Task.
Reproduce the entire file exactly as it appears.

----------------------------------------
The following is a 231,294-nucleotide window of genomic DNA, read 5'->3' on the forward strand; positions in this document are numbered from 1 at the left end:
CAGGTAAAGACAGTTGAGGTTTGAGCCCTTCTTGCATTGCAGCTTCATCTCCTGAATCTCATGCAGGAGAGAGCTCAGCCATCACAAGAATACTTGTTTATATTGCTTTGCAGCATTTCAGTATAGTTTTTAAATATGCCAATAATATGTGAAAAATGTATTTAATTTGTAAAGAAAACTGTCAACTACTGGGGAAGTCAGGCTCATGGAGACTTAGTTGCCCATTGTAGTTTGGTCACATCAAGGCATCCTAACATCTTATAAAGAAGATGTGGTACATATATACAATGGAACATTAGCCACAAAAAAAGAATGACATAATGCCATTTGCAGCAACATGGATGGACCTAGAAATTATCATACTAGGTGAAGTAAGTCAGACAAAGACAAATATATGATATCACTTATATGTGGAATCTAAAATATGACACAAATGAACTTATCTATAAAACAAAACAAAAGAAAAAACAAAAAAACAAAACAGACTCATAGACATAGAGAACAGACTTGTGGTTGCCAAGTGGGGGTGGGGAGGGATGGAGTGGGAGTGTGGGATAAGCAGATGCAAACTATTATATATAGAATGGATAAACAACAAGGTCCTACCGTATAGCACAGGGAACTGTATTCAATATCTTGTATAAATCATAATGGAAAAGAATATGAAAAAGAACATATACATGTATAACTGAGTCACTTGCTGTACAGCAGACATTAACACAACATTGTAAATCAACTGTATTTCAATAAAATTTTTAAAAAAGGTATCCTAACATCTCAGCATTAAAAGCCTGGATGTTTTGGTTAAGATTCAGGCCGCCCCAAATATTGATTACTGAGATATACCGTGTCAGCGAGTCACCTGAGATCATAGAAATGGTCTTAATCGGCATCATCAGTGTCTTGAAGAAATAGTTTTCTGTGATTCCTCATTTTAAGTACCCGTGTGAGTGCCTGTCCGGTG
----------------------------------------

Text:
The following is a 231,294-nucleotide window of genomic DNA, read 5'->3' on the forward strand; positions in this document are numbered from 1 at the left end:
CAGGTAAAGACAGTTGAGGTTTGAGCCCTTCTTGCATTGCAGCTTCATCTCCTGAATCTCATGCAGGAGAGAGCTCAGCCATCACAAGAATACTTGTTTATATTGCTTTGCAGCATTTCAGTATAGTTTTTAAATATGCCAATAATATGTGAAAAATGTATTTAATTTGTAAAGAAAACTGTCAACTACTGGGGAAGTCAGGCTCATGGAGACTTAGTTGCCCATTGTAGTTTGGTCACATCAAGGCATCCTAACATCTTATAAAGAAGATGTGGTACATATATACAATGGAACATTAGCCACAAAAAAAGAATGACATAATGCCATTTGCAGCAACATGGATGGACCTAGAAATTATCATACTAGGTGAAGTAAGTCAGACAAAGACAAATATATGATATCACTTATATGTGGAATCTAAAATATGACACAAATGAACTTATCTATAAAACAAAACAAAAGAAAAAACAAAAAAACAAAACAGACTCATAGACATAGAGAACAGACTTGTGGTTGCCAAGTGGGGGTGGGGAGGGATGGAGTGGGAGTGTGGGATAAGCAGATGCAAACTATTATATATAGAATGGATAAACAACAAGGTCCTACCGTATAGCACAGGGAACTGTATTCAATATCTTGTATAAATCATAATGGAAAAGAATATGAAAAAGAACATATACATGTATAACTGAGTCACTTGCTGTACAGCAGACATTAACACAACATTGTAAATCAACTGTATTTCAATAAAATTTTTAAAAAAGGTATCCTAACATCTCAGCATTAAAAGCCTGGATGTTTTGGTTAAGATTCAGGCCGCCCCAAATATTGATTACTGAGATATACCGTGTCAGCGAGTCACCTGAGATCATAGAAATGGTCTTAATCGGCATCATCAGTGTCTTGAAGAAATAGTTTTCTGTGATTCCTCATTTTAAGTACCCGTGTGAGTGCCTGTCCGGTG